‘Horticultural horrors’ revealed by DPS

‘Horticultural horrors’ revealed by DPS

0:02 AM, 9th May 2023, About 10 months ago 6

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The Deposit Protection scheme reveals some of the unusual tenancy deposit disputes that they have come across relating to gardens.

One case saw a tenant pulling up thousands of pounds worth of exotic plants believing they were weeds.

Only a small proportion of landlords and renters register a dispute over the return of a deposit at the end of a tenancy.

Left a packet of grass seeds behind for the landlord instead

One example case saw someone “accidentally” cut down a healthy 20-year-old tree.

Another included a property at which the renters had not cared for the garden lawn sufficiently during their tenancy.

Rather than restore the lawn to the condition it had been in when they arrived, they simply left a packet of grass seeds behind for the landlord instead.

Elsewhere a landlord submitted a lawn repair claim that the DPS says was more in keeping with “creating a professional grass tennis court” than a piece of turfed ground outside the property.

Tenants have a right to reasonable use of the property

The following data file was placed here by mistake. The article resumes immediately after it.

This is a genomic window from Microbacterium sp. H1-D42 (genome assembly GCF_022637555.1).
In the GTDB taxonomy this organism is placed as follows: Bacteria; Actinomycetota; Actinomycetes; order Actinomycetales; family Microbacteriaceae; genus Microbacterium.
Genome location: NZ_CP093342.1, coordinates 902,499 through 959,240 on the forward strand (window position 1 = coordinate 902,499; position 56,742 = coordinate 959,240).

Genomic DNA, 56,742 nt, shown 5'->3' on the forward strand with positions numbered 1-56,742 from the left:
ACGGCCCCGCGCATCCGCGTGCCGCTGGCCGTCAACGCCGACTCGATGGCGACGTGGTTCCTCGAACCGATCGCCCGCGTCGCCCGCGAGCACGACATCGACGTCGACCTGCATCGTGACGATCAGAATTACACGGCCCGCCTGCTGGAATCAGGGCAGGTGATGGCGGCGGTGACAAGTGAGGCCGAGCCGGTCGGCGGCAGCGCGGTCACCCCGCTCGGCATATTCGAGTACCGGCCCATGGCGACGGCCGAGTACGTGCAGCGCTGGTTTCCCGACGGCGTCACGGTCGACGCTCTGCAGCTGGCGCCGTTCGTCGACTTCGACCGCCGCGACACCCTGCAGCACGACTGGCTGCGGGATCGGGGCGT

Alexandra Coghlan-Forbes, head of dispute resolution at the DPS, said: “Tenants have a right to reasonable use of the property, including being able to use the garden, and a responsibility to leave the space in good condition at check-out – whatever their interest or ability to nurture plants.”

“When adjudicators consider a dispute over an outdoor space, they’ll also take into consideration factors outside of the tenant’s control, including the weather, the time of the year and whether plants are vulnerable to pests or diseases.”

Landlords should clearly communicate their ‘garden expectations’

The DPS’ has published some tips that can help landlords and tenants to understand their rights and obligations when it comes to outdoor space.

1: Tenants must maintain a property’s green spaces if the agreement specifies.

If a landlord doesn’t opt to provide tools and a tenant doesn’t have them, the renter should borrow or buy the equipment needed to maintain any outdoor space.

 2: Landlords should clearly communicate their ‘garden expectations’.

Landlords should tell tenants on check-in what condition they want the garden to be in on check-out.

They should also make tenants aware of any plant they consider particularly important to the character of the garden or that has specific care requirements. Landlords may wish to consider replanting a plant with sentimental significance in their own garden because adjudicators can only make an award for financial, not emotional, loss.

 3: Landlords should however also be realistic about a tenant’s capacities to take care of specialist garden plants or features.

Tenants are not house-sitters and landlords should not expect them to take care of rare plants or any outside domestic or other creatures, for example, pond fish.

4: Landlords are responsible for regular maintenance of fixed features.

Landlords should make arrangements for the regular fixing of steps and paving slabs. If a property has swimming pool, landlords and tenants should explicitly agree on who maintains it.

5: Landlords concerned about the condition of the garden can make periodic visits.